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Interview:
Paul Neary

 

Interview with Paul Neary

By Matt Yocum
Published: 2008-01-02

 


Artist Paul Neary and I collaborated recently on a story in Giant-Size Avengers Special #1, (released December 19, 2007). I had a chance to virtually sit down with Paul and discuss his past comics history, the Avengers special, and future projects.

 


 

Matt Yocum: Paul, let’s talk a moment about your beginning in comics. When did you first find professional work and what was it on?

Paul Neary: In the Summer of 1968, between leaving school and going to University, I wrote and drew a three-page story that eventually saw print in a newspaper called Monster Times. Once at college, I visited NY during the next summer of ‘69 and got a script from Jim Warren, who ran a range of black and white magazines such as Creepy, Eerie and Vampirella as well as Blazing Combat and others. The first story was an eight-pager, which I penciled and inked over many months...it was published in Eerie magazine, which was edited by Bill Dubay who became a sort of mentor to me. Big brother, probably.

MY: Out of the long body of professional work you’ve done, what has been your favorite work?

PN: A series called “Madman,” which I wrote and drew for Dez Skinn’s magazine Warrior in the early eighties.

MY: What was it about “Madman” that vaults it to the top of the list of what’s proved a considerable amount of comics work?

PN: Well, it was a personal flight of fancy. It centered around the conceit that the principal character, Martin Schiller, was perceived as a madman by the outside world. He was like Davis’ Joker but more-so...he frothed and postured and generally didn’t cut it. He put it to the reader that he was party to the real situation that was happening and that we, the readers were out of the loop and delusional...he was fighting an inter-dimensional war to save our souls, against others of his kind, other Madmen fighting for their personal existences. It was sort of like the Green Lantern Corps. He maintained that at the birth of the universe millions of ’Existences’ were formed in combat with each other to resolve down to one victor at the end of time. The souls of the victorious existence would become God for the next Big Bang....and he was the only guy representing us... I never got to see the story through...but well done, Dez, for giving me the chance.


page 8, pencils only

page 8, inked
(click to view complete image)

MY: You’ve also worked with a lot of creators over the years, both writers and other pencilers. Who have been the most influential on your artistic style?

PN: I have to say that my artistic style was pretty well set by the time I started to work with other artists. My childhood influences were the Schwartz stable of artists...principally Infantino, Anderson, Greene, Sekowsy and Kane. I was fascinated by how different Infantino looked when he inked himself as to when he was inked by others. I loved his inking.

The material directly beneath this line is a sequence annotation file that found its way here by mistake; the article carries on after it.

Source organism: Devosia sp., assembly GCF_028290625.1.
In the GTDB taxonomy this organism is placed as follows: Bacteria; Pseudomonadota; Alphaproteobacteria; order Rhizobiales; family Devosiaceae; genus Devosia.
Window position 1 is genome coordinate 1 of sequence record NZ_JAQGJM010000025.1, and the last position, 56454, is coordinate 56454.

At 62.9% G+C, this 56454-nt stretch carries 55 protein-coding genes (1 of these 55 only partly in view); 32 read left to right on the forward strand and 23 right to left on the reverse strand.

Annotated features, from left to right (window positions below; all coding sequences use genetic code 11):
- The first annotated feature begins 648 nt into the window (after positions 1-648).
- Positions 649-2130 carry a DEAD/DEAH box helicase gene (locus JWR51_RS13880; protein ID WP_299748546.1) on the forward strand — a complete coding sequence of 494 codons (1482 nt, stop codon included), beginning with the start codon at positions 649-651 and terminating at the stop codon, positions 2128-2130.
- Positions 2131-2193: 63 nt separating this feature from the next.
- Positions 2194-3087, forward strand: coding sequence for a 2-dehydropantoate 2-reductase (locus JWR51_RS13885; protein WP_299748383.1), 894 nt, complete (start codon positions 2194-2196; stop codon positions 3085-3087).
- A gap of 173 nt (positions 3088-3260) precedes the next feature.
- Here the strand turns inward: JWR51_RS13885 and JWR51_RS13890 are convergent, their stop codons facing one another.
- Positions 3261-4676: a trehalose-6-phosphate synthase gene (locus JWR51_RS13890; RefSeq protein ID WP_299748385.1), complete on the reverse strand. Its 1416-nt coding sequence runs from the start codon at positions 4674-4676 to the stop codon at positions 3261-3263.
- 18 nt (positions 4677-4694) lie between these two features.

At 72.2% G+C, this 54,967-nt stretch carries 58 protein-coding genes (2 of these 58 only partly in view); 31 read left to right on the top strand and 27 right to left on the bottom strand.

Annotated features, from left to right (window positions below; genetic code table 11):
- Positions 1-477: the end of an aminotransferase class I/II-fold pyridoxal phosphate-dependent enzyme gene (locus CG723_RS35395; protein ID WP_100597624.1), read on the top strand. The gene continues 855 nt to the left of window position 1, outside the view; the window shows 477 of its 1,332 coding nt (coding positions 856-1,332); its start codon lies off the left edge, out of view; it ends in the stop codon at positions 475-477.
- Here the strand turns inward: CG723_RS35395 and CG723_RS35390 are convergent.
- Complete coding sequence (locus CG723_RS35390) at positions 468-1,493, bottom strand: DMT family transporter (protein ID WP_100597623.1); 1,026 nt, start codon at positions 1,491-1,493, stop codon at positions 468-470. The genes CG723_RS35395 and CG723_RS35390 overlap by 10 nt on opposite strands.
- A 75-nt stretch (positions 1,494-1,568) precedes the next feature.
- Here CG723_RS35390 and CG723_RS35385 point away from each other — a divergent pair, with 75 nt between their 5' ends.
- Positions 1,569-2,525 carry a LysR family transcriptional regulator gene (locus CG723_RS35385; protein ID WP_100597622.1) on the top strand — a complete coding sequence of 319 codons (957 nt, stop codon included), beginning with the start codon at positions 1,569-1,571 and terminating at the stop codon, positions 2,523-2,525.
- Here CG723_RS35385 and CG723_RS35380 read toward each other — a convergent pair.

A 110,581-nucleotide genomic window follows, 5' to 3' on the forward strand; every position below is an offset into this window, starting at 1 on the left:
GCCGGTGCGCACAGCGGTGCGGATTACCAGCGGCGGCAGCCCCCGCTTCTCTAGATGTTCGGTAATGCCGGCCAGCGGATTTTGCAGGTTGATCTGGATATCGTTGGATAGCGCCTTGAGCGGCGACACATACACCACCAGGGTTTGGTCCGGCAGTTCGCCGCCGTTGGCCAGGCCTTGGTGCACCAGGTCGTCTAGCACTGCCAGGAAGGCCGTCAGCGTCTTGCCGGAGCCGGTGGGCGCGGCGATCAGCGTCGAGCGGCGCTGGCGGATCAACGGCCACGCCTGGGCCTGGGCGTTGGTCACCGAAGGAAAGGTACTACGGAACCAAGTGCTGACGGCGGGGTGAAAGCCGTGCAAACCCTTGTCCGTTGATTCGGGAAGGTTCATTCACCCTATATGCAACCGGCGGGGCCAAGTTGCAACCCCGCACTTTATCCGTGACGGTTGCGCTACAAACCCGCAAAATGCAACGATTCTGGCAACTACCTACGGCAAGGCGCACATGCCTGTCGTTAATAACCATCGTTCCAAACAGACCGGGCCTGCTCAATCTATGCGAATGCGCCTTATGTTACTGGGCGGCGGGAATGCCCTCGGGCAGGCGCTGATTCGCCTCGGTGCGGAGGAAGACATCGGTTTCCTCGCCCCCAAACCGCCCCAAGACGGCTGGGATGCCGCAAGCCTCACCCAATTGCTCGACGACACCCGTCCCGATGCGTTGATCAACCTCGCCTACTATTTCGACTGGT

Soon after, I discovered EC comics and saw the work of the masters...Williamson, Wood. Crandall and Frazetta...and it was interesting to see that all these guys, for the most part, inked their own work...

I must add that my first efforts to ink another penciler’s work (Alan Davis on Batman and The Outsiders) coincided with the dreaded Rotoflex printing plates of the early 80s and we decided on using wedge-shaped lines to get around the plastic plates which might either blot up or drop out any thin lines...this did stick in my style, to some extent.

MY: Most people know you from your work as an inker, a job many people don’t understand. I think most believe inking to be simply tracing over a penciler’s lines. Can you talk about the role of an inker, what you do, how you influence the art, maybe a little about your process to approaching inking.

PN: I think “tracing” is an urban myth...all cartoonists can draw and ink to various degrees of effectiveness. Penciling entails storytelling, layout, figure drawing and setting the scene using memory or reference material to pull a scene together...

page 3, inked

Inking entails looking at an unfinished idea, in various degrees of detail that it is your duty to encapsulate into a consistent finished piece...if you don’t add much, then the allegation of tracing might be made.

I adopt pencils as if they are my own work...and try to imagine where they are going, artistically...any additional work I have to add in, I attempt to do in the style of the penciler.

MY: Now let’s talk specifically about the Giant-Size Avengers Special. How has your art, specifically your penciling, changed over the years? And have you kept up with penciling, or has your inking kept you so busy that you’ve had to focus primarily on it?

PN: I have never tried to ’keep up’ my penciling...every time I come back to it things have moved on and the pencils look different...it does, however, take time to get up to a commercial speed.

MY: How did you get this assignment in the first place, penciling an Avengers story?